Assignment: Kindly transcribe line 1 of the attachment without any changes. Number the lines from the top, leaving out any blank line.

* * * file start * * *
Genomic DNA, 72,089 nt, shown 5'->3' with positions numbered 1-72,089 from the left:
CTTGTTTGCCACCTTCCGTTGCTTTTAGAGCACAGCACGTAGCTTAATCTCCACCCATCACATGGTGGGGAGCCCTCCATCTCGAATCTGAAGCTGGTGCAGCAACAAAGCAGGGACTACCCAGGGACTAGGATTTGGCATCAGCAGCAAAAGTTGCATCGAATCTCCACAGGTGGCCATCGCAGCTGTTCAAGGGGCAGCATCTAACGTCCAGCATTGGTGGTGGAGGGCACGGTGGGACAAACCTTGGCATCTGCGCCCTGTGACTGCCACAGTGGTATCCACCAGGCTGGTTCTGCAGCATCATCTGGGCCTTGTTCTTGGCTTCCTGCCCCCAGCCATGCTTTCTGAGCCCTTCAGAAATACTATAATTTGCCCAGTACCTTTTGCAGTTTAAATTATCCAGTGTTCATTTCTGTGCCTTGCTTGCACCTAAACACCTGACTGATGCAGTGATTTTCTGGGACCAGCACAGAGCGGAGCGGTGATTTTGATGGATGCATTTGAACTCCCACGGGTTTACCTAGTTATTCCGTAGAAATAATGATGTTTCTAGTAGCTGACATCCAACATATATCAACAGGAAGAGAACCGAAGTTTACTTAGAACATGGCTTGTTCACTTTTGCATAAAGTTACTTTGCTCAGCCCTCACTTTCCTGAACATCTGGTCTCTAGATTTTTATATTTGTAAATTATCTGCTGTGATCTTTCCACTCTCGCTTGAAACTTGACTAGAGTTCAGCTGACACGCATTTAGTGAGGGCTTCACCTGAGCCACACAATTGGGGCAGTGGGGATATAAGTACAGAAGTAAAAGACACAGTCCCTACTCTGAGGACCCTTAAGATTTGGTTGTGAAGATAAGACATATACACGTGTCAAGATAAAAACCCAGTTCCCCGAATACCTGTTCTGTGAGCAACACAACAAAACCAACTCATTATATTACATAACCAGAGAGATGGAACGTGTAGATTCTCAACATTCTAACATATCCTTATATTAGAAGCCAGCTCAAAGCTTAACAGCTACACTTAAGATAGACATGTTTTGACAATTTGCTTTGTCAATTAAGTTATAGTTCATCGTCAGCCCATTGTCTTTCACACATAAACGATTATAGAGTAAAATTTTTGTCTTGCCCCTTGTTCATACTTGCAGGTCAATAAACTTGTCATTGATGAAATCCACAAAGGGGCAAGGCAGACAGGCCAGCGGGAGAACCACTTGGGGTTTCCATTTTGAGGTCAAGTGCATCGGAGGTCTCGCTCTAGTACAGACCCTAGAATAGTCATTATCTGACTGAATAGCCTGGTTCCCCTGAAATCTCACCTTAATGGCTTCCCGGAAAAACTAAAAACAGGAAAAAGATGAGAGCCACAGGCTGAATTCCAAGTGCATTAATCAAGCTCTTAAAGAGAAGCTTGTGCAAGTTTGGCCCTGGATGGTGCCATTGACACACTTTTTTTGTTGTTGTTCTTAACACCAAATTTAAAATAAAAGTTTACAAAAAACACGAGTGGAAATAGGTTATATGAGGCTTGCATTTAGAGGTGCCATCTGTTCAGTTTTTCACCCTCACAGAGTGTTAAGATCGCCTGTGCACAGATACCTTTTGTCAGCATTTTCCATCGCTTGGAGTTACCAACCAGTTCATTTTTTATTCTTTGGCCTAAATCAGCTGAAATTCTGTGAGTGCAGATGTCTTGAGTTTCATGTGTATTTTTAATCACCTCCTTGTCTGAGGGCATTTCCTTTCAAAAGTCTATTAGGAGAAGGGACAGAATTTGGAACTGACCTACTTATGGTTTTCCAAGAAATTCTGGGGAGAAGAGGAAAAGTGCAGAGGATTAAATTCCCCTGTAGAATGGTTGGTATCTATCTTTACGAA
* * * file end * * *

Genomic DNA, 72,089 nt, shown 5'->3' with positions numbered 1-72,089 from the left: